Analyze the situation and where you are at after your grieving period. Mull over where the circumstances had gone wrong. Look back on your attitude, habits, and approach when you were studying.

Where could you have faltered in your test prep? Did you pick the right books and online study guide? Maybe you didn’t know how to effectively use your practice tests? Perhaps you could have adhered to a better study schedule. Worse, you might have procrastinated many times that you weren’t able to cover all the pertinent topics.

The next time around, you should know what to do to make your test prep more motivating and less boring. Try asking for help as well. Form a study group, join a review class or hire a mentor or tutor. Think about why you might have failed your exam and look for ways to rectify it.

Think about what you should do in the future

This time around, get the future into the picture. Devise a better strategy, such as a better time frame and action plan.

When is the best time to retake your exam? Put that in priority consideration. Decide on a more conducive test prep program at the same time.

Do you go to an academy or study online? What study materials are you going to utilize?

To get ample ideas, you can join a group or community online and interact with fellow test-takers.

Don’t hesitate to ask for help

to do after failing an exam

Humbling yourself and asking for help is definitely better than taking pride in being ignorant. Acknowledging that you need assistance means that you’re smart enough to realize that you need to understand something. If you have the resources, you can hire a tutor or enroll in an online study program where you can avail of the guidance of a mentor.

Organizing a study group works, too. Or if you’re joining a class, don’t be embarrassed to raise your hand and ask your teacher if you don’t understand a topic.

Otherwise, if you’re really uncomfortable, you can ask him or her in private. Even superheroes need help sometimes, and so do mortal test-takers!

There is hope after an academic fall

You don’t stay down after failing an exam. Remember, life goes on. You wouldn’t want to be left behind. These tips about how to recover after failing an exam aims to steer you away from doom and gloom and lead you toward propitious second chances.

See Also: Ace Your College Exams: Tips On How to Study for A Test In College

The post 5 Things To Do After Failing An Exam appeared first on Dumb Little Man.

Surfing the reverse mullet with Alexis Ohanian

For many years the allure of Silicon Valley was contingent on the ability to move here. Its ecosystem didn’t work remotely. “We see a very strong indication that where you’re located does matter… come to Silicon Valley,” intoned Joe Kraus of Google Ventures at the first Disrupt conference I ever intended, speaking for essentially all VCs, including Y Combinator.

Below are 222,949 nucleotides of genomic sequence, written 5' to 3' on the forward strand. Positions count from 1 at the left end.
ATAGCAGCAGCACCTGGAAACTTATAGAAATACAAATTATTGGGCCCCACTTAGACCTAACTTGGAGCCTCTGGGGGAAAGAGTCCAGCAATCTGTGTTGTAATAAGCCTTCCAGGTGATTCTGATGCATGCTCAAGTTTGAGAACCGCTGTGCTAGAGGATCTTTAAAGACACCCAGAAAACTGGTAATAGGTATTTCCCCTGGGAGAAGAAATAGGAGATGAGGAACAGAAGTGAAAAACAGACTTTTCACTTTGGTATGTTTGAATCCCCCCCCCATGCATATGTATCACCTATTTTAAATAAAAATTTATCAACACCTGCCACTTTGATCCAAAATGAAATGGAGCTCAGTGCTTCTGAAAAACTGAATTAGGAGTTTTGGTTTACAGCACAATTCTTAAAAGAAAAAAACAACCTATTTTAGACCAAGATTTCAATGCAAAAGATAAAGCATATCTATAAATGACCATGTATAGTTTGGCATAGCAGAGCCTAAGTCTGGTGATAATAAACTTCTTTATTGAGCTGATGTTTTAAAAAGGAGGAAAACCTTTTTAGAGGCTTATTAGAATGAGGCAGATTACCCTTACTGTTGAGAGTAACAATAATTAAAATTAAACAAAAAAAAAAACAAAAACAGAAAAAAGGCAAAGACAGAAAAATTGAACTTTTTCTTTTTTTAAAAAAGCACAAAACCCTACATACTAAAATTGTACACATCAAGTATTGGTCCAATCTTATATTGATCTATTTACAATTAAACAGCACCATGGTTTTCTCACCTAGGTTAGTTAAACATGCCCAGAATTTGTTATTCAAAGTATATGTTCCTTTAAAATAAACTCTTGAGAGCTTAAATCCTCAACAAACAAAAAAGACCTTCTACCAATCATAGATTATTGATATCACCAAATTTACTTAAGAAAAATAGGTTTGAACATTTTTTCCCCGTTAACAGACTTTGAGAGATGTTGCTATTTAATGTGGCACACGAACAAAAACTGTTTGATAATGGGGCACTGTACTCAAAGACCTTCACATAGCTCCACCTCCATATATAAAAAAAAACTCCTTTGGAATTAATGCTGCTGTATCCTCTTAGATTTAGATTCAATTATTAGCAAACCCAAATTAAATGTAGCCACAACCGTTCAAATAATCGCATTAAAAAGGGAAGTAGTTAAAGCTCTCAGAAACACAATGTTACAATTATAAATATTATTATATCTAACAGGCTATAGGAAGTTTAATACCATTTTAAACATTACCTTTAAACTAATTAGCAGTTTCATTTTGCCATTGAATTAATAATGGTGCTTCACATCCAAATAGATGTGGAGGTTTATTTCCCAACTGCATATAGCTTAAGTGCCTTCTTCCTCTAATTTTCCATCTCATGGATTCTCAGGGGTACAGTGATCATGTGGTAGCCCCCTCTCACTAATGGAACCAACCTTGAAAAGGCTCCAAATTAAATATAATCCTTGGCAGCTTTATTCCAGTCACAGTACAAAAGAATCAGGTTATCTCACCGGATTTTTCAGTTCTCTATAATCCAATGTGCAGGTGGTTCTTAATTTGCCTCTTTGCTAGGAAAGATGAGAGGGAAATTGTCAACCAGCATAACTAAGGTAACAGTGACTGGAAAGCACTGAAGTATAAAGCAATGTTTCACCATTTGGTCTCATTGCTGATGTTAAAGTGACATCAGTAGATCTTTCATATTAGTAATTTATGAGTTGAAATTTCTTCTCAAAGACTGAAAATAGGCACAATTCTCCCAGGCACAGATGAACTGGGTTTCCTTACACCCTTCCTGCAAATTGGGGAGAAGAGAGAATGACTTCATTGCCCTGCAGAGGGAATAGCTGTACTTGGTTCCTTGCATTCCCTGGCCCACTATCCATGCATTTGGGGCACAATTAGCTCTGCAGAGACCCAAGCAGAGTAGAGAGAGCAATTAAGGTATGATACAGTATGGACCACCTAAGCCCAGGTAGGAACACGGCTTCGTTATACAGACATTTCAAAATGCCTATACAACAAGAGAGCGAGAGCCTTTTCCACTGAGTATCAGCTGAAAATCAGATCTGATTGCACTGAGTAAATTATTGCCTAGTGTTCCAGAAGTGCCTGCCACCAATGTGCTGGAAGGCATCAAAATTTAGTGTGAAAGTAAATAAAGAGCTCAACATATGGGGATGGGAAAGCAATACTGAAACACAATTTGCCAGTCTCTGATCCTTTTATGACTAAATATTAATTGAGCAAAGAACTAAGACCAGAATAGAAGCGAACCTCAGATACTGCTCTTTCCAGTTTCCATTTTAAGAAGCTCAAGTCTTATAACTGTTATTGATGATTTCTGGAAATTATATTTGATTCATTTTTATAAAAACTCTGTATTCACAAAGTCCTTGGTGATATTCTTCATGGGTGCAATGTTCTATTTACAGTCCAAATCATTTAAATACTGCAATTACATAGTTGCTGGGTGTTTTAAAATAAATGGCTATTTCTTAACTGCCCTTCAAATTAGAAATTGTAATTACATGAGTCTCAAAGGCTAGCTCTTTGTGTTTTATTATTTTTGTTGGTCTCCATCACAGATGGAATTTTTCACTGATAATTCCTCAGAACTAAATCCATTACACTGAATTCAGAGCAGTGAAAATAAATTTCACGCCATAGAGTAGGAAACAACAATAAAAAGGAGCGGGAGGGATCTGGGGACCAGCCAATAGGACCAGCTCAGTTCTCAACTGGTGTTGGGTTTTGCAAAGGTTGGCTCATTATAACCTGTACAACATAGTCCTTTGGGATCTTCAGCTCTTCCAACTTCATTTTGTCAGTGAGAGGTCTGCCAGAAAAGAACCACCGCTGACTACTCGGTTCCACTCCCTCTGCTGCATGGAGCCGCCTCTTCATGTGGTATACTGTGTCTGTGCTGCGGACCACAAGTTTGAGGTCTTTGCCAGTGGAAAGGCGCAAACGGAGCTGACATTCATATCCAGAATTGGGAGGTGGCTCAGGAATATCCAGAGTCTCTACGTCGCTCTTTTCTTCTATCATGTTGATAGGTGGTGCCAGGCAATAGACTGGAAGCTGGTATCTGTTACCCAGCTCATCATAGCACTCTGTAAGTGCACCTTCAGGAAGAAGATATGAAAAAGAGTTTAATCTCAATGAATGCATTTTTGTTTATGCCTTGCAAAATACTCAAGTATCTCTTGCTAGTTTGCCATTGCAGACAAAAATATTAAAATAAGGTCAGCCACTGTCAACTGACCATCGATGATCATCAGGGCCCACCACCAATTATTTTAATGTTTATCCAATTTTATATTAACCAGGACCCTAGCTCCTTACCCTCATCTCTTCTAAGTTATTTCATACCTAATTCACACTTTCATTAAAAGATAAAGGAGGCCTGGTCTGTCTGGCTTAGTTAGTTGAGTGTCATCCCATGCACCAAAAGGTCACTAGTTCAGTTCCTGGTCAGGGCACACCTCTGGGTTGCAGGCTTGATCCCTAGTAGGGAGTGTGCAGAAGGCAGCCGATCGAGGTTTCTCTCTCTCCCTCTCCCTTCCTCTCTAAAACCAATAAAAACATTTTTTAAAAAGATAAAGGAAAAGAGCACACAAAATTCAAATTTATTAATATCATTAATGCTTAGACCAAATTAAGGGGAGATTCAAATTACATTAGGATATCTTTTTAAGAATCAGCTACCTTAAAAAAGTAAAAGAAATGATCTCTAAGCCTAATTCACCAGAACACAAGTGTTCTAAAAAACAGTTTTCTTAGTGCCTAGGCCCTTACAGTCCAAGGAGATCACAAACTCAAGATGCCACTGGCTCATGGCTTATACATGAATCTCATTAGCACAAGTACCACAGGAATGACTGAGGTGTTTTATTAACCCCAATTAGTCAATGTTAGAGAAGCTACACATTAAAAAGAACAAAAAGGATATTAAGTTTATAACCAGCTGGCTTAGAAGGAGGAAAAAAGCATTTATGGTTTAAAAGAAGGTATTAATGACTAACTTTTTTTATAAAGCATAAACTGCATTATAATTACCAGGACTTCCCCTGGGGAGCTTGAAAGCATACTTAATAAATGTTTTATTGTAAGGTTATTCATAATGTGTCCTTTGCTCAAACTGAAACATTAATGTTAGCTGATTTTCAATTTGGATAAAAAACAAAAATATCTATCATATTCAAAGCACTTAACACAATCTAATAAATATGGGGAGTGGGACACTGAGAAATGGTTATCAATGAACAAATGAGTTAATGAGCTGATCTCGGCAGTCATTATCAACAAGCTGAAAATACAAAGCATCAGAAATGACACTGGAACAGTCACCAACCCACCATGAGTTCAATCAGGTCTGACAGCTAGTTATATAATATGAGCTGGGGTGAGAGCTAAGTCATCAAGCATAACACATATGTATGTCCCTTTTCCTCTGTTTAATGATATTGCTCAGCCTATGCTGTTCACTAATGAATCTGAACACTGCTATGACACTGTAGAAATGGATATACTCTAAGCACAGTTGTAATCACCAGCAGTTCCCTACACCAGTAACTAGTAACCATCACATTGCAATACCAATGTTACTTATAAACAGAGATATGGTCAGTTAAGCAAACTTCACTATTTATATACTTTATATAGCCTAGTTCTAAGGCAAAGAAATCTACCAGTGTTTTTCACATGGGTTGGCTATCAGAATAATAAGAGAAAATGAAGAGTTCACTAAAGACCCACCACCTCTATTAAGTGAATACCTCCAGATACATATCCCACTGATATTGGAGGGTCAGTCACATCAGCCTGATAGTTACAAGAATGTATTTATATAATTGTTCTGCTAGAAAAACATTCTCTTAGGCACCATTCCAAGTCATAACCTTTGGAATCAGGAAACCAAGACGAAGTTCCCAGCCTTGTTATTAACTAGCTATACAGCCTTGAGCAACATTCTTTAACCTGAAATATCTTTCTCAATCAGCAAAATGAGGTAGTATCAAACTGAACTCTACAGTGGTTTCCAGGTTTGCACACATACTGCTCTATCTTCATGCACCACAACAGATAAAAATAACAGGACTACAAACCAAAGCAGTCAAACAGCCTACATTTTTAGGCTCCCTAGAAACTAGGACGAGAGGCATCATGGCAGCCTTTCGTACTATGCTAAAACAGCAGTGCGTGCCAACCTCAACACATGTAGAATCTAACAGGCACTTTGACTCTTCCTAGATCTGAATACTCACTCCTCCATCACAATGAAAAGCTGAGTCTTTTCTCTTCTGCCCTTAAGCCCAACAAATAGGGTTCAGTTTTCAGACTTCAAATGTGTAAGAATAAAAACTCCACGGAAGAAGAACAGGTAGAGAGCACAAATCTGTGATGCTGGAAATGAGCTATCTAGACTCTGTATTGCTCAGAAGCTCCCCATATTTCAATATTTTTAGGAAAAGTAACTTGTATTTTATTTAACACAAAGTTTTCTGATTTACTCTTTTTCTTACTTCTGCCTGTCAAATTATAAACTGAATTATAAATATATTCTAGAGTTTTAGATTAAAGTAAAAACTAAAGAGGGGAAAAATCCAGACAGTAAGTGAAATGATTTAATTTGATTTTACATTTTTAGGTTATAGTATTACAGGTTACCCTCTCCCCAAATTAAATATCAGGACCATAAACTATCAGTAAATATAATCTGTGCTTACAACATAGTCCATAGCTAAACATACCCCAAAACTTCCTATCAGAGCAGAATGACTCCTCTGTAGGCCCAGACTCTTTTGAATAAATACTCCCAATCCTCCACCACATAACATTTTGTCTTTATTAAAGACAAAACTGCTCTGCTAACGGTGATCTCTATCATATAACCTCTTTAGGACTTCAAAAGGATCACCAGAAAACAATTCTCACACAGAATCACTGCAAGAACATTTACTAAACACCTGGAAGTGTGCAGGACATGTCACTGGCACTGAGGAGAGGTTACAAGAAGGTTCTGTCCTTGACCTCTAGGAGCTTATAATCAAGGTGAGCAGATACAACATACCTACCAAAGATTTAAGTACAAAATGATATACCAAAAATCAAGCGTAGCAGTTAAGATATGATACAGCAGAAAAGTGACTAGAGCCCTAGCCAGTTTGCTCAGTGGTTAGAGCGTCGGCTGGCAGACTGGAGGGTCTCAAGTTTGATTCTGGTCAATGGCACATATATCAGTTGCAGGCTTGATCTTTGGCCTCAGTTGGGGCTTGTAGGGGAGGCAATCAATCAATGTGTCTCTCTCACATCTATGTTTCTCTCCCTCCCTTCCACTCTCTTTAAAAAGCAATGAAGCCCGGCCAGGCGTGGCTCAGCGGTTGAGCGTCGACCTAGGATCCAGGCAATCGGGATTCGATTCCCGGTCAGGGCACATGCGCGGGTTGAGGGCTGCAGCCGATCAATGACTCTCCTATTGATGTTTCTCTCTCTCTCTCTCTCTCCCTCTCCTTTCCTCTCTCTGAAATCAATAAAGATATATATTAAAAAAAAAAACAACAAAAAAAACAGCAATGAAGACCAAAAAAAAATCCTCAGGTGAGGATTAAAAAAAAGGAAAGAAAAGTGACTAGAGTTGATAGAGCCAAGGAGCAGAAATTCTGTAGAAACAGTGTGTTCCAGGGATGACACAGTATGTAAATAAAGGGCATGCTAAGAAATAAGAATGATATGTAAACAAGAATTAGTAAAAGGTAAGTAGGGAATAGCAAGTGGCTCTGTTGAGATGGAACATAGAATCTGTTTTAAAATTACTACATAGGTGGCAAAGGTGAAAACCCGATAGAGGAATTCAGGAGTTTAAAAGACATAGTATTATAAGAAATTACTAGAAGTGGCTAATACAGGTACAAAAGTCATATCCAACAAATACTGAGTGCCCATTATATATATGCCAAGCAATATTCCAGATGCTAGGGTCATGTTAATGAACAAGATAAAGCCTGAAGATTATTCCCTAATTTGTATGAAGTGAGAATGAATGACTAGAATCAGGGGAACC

Easy enough if you’re American. Much, much trickier if you need a visa to get there. Is it still true that the Valley doesn’t work remotely? Or is there another path for startups from faraway countries these days? Last week I sat down with Alexis Ohanian in his ancestral homeland of Armenia to discuss this.

Every nation seems to have its own set of incubators and seed investors these days. Armenia is no exception: I met Ohanian at the launch event for Aybuben Ventures, a VC fund “for Armenia and The Armenians.” (As I wrote last week, the Armenian diaspora is a big deal.) But what happens next, when you need to raise a serious Series A, but your local market realistically isn’t big enough to support your company?

Even five years ago you would have had a lot of trouble tapping into the Valley. Since then, though, things have changed. The price of Bay Area talent — and real estate — has led to the rise of “mullet startups,” as coined by Andreessen Horowitz’s Andrew Chen. Such comapnies have their headquarters in the Bay to take advantage of the Valley, but their tech teams somewhere cheaper and more spacious. “Business up front, party out back.”

Ohanian’s point is that there’s no reason the mullet model can’t work backwards: launch a company with a strong tech team in some remote location, then, when you hit the inflection point, open a Bay Area office, move the executive team there, and turn yourself into a mullet startup. (Aided by the fact that if coming as a company, your visa options widen to include e.g. the EB-5 Immigrant Investor Visa.) Call it the “reverse mullet,” exemplified by e.g. PicsArt.

This model is especially viable for nations which have deep engineering / tech talent, so that the “party out back” tech team becomes an ongoing competitive advantage. (This is part of why Ohanian keeps hammering home the importance of learning to code during his visits to Armenia, something which is probably easier in a nation which already features compulsory chess education.) All of which sounds great in theory —

— but it’s not like we see a herd of unicorns with reverse mullets out there … yet. If we do, though, that will be an exceptionally interesting new growth model, with significant ramifications — a way for Silicon Valley to essentially metastasize to the rest of the world. This in turn will, ironically, reify its primacy as the center of the global tech industry, the sun around which all the faraway planets orbit, after so many prophecies of decentralization. Count the reverse mullet unicorns in three years, and if there are more than a mere few, we’ll know the answer.